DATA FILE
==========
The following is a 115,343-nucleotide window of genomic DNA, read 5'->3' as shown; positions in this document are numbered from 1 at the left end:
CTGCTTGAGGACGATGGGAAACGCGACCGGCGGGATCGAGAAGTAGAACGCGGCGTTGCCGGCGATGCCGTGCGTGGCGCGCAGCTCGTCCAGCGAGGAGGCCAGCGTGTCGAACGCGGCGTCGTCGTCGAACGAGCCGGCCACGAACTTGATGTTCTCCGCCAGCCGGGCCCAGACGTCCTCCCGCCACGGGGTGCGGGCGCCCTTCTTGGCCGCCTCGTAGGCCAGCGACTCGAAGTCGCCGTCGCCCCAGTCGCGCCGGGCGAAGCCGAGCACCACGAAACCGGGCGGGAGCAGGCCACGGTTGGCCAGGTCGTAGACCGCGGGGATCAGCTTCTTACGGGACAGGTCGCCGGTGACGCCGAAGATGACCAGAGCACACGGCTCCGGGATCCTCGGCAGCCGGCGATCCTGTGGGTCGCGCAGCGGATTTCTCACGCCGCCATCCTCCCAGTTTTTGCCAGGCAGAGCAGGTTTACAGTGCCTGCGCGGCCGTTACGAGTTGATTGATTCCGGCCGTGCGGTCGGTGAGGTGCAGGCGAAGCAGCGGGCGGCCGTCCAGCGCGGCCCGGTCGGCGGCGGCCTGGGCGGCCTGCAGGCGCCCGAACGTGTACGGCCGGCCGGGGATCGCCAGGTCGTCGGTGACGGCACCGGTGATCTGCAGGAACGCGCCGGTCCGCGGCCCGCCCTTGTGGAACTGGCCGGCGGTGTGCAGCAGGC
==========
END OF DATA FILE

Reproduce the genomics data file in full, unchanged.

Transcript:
The following is a 115,343-nucleotide window of genomic DNA, read 5'->3' as shown; positions in this document are numbered from 1 at the left end:
CTGCTTGAGGACGATGGGAAACGCGACCGGCGGGATCGAGAAGTAGAACGCGGCGTTGCCGGCGATGCCGTGCGTGGCGCGCAGCTCGTCCAGCGAGGAGGCCAGCGTGTCGAACGCGGCGTCGTCGTCGAACGAGCCGGCCACGAACTTGATGTTCTCCGCCAGCCGGGCCCAGACGTCCTCCCGCCACGGGGTGCGGGCGCCCTTCTTGGCCGCCTCGTAGGCCAGCGACTCGAAGTCGCCGTCGCCCCAGTCGCGCCGGGCGAAGCCGAGCACCACGAAACCGGGCGGGAGCAGGCCACGGTTGGCCAGGTCGTAGACCGCGGGGATCAGCTTCTTACGGGACAGGTCGCCGGTGACGCCGAAGATGACCAGAGCACACGGCTCCGGGATCCTCGGCAGCCGGCGATCCTGTGGGTCGCGCAGCGGATTTCTCACGCCGCCATCCTCCCAGTTTTTGCCAGGCAGAGCAGGTTTACAGTGCCTGCGCGGCCGTTACGAGTTGATTGATTCCGGCCGTGCGGTCGGTGAGGTGCAGGCGAAGCAGCGGGCGGCCGTCCAGCGCGGCCCGGTCGGCGGCGGCCTGGGCGGCCTGCAGGCGCCCGAACGTGTACGGCCGGCCGGGGATCGCCAGGTCGTCGGTGACGGCACCGGTGATCTGCAGGAACGCGCCGGTCCGCGGCCCGCCCTTGTGGAACTGGCCGGCGGTGTGCAGCAGGC